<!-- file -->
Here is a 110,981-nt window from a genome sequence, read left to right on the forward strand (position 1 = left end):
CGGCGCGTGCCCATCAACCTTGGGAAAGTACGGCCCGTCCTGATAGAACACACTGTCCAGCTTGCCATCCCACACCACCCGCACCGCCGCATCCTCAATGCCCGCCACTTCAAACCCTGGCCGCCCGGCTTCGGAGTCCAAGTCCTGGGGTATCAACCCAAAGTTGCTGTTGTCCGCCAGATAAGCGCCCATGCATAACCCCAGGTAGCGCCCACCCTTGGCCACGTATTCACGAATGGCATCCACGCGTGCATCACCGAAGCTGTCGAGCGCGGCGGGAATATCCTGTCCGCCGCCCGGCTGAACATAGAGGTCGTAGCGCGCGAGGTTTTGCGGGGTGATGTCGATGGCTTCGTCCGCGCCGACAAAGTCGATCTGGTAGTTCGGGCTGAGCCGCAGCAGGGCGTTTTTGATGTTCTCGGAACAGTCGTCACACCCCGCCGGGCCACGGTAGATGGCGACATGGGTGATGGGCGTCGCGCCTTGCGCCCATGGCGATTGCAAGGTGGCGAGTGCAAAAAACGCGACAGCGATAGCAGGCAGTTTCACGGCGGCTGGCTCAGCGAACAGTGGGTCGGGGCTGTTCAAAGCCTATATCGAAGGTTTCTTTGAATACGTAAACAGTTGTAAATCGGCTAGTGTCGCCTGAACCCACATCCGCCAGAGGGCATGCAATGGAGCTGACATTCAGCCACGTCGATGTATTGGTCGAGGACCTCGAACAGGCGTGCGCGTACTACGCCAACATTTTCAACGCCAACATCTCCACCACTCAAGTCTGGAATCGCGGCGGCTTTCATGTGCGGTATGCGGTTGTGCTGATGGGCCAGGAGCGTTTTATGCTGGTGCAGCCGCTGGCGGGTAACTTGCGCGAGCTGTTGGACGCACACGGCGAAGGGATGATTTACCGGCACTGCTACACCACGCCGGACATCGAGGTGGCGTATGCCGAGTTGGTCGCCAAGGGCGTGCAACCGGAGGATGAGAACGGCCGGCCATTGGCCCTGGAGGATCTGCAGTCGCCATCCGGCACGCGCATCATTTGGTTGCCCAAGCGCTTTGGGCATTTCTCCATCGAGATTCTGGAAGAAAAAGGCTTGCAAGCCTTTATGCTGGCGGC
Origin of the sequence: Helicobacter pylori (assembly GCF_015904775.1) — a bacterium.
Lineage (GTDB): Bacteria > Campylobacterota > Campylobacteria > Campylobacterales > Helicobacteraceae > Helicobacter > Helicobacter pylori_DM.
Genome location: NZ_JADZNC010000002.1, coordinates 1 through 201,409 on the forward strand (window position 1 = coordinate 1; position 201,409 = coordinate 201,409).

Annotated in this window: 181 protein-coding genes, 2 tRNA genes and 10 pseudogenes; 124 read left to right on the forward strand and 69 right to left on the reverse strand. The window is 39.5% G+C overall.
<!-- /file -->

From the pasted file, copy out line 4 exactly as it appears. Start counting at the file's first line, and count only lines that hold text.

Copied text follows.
Lineage (GTDB): Bacteria > Campylobacterota > Campylobacteria > Campylobacterales > Helicobacteraceae > Helicobacter > Helicobacter pylori_DM.